Shoot First

A Columbia man shoots, an unarmed boy dies, the law shrugs
Richland County Sheriff's Office

From our neighbor to the south came this news Wednesday, from The State newspaper in Columbia:

In a potentially landmark state court ruling, a South Carolina judge — citing the state’s Stand Your Ground Act — has granted immunity from prosecution to a man charged with shooting and killing an unarmed bystander in a Columbia case.

“When the defendant fired the shot, he reasonably believed he was being attacked with deadly force directed at his home,” said a 12-page order by Circuit Judge Maite Murphy filed Wednesday afternoon.

The case involved the 2010 shooting of Darrell Niles, 17, a Keenan High School student and basketball player, who was across the street in a car when Shannon Scott, then 33, fired his handgun. Shortly before, an SUV filled with youths who had been threatening his 15-year-old daughter drove by his house and they fired shots, according to testimony in the case.

Smith then saw Niles’ 1992 Honda, and, believing its occupants posed a danger, fired his gun from his front yard across the street, hitting Niles in the head with a .380 bullet, killing him instantly. No evidence indicated Niles was a threat to Scott or his daughter …

According to Scott’s attorney, Todd Rutherford of Columbia, the law gives people in fear of their lives broad rights.

“Judge Murphy followed the law,” said Rutherford, a Democratic state representative who in 2006 helped write the law.

Someone like Scott who is put in a life-and-death situation “cannot be expected to shoot straight always because they are not supposed to have their life in jeopardy," Rutherford said at Scott’s three-day immunity hearing in mid-August …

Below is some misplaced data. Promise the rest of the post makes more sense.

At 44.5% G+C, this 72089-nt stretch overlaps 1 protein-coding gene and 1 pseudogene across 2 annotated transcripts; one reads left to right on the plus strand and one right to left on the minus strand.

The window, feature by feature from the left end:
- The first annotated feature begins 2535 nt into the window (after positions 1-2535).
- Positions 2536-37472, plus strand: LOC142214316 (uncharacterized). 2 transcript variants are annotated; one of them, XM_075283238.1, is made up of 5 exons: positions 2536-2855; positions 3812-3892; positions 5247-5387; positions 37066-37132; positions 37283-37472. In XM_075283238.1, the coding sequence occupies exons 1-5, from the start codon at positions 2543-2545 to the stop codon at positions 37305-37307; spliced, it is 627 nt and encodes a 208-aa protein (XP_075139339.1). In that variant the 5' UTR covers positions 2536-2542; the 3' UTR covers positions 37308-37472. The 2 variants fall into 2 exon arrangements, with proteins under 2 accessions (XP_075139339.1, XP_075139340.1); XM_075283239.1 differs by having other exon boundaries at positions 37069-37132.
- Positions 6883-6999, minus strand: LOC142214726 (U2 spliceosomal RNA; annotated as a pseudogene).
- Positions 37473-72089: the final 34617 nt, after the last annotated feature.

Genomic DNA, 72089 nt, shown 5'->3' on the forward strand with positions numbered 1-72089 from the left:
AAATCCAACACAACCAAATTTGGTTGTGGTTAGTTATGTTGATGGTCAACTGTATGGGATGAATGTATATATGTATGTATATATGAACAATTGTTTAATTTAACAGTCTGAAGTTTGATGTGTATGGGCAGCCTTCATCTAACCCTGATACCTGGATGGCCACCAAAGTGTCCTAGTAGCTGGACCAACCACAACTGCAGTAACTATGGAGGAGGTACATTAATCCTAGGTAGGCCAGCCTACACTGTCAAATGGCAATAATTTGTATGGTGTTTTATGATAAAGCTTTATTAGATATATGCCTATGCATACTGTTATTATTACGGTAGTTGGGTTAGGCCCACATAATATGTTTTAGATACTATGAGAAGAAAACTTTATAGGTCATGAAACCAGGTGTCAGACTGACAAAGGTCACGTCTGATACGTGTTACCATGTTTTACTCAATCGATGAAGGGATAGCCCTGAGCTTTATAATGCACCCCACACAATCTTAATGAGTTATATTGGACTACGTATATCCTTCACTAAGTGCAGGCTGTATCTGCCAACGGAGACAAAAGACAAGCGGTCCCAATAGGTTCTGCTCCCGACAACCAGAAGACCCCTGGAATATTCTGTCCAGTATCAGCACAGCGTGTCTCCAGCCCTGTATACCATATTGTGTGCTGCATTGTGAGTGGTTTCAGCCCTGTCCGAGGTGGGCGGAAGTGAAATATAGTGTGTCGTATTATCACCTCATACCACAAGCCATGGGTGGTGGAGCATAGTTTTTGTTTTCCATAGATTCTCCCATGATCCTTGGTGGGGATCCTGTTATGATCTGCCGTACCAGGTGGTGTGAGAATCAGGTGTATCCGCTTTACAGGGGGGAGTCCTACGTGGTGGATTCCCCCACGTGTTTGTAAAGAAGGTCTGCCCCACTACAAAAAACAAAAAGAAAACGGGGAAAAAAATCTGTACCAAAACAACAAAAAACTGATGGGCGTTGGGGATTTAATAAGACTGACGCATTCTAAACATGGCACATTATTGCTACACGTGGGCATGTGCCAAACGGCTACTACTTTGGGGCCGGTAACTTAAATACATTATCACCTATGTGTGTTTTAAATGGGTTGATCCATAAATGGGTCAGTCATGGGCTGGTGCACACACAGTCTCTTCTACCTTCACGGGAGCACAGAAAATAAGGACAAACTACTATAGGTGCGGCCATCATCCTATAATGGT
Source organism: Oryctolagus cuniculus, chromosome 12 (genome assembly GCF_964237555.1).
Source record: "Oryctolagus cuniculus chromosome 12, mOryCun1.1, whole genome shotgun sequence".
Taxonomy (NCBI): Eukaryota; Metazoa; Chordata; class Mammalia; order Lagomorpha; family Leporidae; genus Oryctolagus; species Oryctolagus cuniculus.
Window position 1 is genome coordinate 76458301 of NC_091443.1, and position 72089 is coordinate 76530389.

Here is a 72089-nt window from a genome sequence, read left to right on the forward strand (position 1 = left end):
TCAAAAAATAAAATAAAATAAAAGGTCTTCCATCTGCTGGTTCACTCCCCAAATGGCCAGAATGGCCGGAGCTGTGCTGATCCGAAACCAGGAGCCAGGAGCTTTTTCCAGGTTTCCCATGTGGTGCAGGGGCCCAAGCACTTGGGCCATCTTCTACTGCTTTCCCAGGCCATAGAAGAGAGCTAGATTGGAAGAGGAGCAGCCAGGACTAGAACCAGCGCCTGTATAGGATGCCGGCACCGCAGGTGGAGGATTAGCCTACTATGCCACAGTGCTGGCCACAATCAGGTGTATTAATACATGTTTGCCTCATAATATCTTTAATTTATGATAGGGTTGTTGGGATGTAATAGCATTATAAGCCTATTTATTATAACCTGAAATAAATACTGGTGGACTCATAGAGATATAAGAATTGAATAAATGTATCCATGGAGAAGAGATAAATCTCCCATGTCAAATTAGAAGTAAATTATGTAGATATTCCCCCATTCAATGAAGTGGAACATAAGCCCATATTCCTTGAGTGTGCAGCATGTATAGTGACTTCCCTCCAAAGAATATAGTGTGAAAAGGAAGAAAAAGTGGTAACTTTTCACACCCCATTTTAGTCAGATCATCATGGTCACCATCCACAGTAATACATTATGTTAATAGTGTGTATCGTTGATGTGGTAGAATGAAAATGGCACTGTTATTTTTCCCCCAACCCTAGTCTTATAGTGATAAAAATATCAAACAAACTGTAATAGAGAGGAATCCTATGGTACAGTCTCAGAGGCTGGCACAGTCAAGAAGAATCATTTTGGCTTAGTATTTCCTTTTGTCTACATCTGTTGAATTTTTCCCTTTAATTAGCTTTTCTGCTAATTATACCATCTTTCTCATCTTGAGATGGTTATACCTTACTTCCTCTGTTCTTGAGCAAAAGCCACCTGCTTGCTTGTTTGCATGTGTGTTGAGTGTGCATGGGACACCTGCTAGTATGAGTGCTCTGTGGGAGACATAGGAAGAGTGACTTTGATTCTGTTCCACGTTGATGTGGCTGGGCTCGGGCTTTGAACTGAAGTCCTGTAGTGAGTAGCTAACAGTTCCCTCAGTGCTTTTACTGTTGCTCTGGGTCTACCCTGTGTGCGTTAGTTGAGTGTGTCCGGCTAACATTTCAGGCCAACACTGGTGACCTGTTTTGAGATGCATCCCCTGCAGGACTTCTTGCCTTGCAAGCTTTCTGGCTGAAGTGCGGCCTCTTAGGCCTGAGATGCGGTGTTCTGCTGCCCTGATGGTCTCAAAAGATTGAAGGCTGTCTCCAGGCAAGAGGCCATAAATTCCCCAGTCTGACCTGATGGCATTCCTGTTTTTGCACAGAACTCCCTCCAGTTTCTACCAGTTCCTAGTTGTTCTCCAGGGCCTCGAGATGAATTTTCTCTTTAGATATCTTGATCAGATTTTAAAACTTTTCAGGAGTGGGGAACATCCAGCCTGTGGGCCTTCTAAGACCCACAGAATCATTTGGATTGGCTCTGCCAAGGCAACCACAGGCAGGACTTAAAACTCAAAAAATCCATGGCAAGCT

Rutherford said Niles’ death is tragic but, “He simply ended up being in the wrong place at the wrong time.”

There’s no need to analyze why this situation is both insane and the logical consequence of a law that legalizes manslaughter, even murder, as long as the killer feels threatened. I’ll just point out a few things.

  • South Carolina’s Stand Your Ground law, like the 2005 Florida law that preceded it and became infamous through the George Zimmerman case, was based on the American Legislative Exchange Council’s “Castle Doctrine Act,” which I could not find on ALEC’s website. The version I found is from the Center for Media and Democracy’s ALEC Exposed site.
  • The Zimmerman case — which you probably know better as “the Trayvon Martin case,” as if Martin was the defendant, which in a sense he was — is the reason why people know about ALEC in the first place. Why? The Castle Doctrine Act was the basis for “self-defense with no duty to retreat” laws that since 2005 have been adopted in 33 states.
  • North Carolina is not one of those. Yet.
  • Shannon Scott had a sign in his window that read, “Fight Crime — Shoot First.”
Categories: Poking the Hornet’s Nest